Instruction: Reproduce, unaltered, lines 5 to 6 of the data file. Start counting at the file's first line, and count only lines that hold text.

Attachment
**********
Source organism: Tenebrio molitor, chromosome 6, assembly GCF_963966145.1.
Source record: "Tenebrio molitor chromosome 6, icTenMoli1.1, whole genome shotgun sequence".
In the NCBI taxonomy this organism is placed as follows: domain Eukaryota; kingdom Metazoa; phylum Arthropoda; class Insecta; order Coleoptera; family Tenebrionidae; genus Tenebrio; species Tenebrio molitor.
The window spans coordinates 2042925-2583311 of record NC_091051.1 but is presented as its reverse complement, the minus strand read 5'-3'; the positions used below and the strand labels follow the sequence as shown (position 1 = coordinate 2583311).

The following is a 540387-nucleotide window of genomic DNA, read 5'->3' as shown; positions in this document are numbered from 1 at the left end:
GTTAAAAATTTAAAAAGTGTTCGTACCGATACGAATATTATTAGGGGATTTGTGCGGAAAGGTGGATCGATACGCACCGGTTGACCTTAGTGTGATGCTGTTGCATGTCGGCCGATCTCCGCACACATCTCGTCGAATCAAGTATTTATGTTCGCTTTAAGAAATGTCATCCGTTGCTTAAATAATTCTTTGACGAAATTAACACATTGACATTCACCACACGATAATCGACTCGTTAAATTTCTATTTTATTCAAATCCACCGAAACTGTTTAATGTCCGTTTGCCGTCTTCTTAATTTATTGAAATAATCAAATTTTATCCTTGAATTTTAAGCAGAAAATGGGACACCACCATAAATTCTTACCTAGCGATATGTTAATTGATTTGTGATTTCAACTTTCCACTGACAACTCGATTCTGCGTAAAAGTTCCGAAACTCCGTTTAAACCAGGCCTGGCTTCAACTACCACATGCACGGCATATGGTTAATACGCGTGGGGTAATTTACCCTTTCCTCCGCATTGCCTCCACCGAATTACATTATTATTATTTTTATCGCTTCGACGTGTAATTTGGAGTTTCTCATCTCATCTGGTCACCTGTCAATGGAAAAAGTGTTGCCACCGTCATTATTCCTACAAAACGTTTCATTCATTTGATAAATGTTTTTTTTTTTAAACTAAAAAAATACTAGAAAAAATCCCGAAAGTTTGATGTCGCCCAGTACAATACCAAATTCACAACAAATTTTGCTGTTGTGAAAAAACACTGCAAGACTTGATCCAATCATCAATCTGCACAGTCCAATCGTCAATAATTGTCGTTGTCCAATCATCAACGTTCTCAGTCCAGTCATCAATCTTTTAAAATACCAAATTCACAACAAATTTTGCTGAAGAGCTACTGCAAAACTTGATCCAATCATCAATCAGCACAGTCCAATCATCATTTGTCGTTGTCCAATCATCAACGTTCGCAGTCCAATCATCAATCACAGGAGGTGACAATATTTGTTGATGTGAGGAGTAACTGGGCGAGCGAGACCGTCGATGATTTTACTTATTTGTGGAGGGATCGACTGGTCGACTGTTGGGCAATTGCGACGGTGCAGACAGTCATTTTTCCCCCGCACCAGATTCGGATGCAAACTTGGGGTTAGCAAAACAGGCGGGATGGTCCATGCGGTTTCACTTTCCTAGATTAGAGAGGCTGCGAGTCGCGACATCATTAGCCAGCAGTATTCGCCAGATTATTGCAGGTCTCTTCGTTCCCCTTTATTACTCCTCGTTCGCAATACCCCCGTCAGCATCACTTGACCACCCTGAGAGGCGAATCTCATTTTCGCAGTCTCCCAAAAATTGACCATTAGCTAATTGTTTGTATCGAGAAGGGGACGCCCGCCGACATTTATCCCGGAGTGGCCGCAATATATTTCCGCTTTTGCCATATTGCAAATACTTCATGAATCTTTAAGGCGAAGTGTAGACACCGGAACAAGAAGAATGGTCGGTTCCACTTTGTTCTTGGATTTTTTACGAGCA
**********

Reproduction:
The following is a 540387-nucleotide window of genomic DNA, read 5'->3' as shown; positions in this document are numbered from 1 at the left end:
GTTAAAAATTTAAAAAGTGTTCGTACCGATACGAATATTATTAGGGGATTTGTGCGGAAAGGTGGATCGATACGCACCGGTTGACCTTAGTGTGATGCTGTTGCATGTCGGCCGATCTCCGCACACATCTCGTCGAATCAAGTATTTATGTTCGCTTTAAGAAATGTCATCCGTTGCTTAAATAATTCTTTGACGAAATTAACACATTGACATTCACCACACGATAATCGACTCGTTAAATTTCTATTTTATTCAAATCCACCGAAACTGTTTAATGTCCGTTTGCCGTCTTCTTAATTTATTGAAATAATCAAATTTTATCCTTGAATTTTAAGCAGAAAATGGGACACCACCATAAATTCTTACCTAGCGATATGTTAATTGATTTGTGATTTCAACTTTCCACTGACAACTCGATTCTGCGTAAAAGTTCCGAAACTCCGTTTAAACCAGGCCTGGCTTCAACTACCACATGCACGGCATATGGTTAATACGCGTGGGGTAATTTACCCTTTCCTCCGCATTGCCTCCACCGAATTACATTATTATTATTTTTATCGCTTCGACGTGTAATTTGGAGTTTCTCATCTCATCTGGTCACCTGTCAATGGAAAAAGTGTTGCCACCGTCATTATTCCTACAAAACGTTTCATTCATTTGATAAATGTTTTTTTTTTTAAACTAAAAAAATACTAGAAAAAATCCCGAAAGTTTGATGTCGCCCAGTACAATACCAAATTCACAACAAATTTTGCTGTTGTGAAAAAACACTGCAAGACTTGATCCAATCATCAATCTGCACAGTCCAATCGTCAATAATTGTCGTTGTCCAATCATCAACGTTCTCAGTCCAGTCATCAATCTTTTAAAATACCAAATTCACAACAAATTTTGCTGAAGAGCTACTGCAAAACTTGATCCAATCATCAATCAGCACAGTCCAATCATCATTTGTCGTTGTCCAATCATCAACGTTCGCAGTCCAATCATCAATCACAGGAGGTGACAATATTTGTTGATGTGAGGAGTAACTGGGCGAGCGAGACCGTCGATGATTTTACTTATTTGTGGAGGGATCGACTGGTCGACTGTTGGGCAATTGCGACGGTGCAGACAGTCATTTTTCCCCCGCACCAGATTCGGATGCAAACTTGGGGTTAGCAAAACAGGCGGGATGGTCCATGCGGTTTCACTTTCCTAGATTAGAGAGGCTGCGAGTCGCGACATCATTAGCCAGCAGTATTCGCCAGATTATTGCAGGTCTCTTCGTTCCCCTTTATTACTCCTCGTTCGCAATACCCCCGTCAGCATCACTTGACCACCCTGAGAGGCGAATCTCATTTTCGCAGTCTCCCAAAAATTGACCATTAGCTAATTGTTTGTATCGAGAAGGGGACGCCCGCCGACATTTATCCCGGAGTGGCCGCAATATATTTCCGCTTTTGCCATATTGCAAATACTTCATGAATCTTTAAGGCGAAGTGTAGACACCGGAACAAGAAGAATGGTCGGTTCCACTTTGTTCTTGGATTTTTTACGAGCA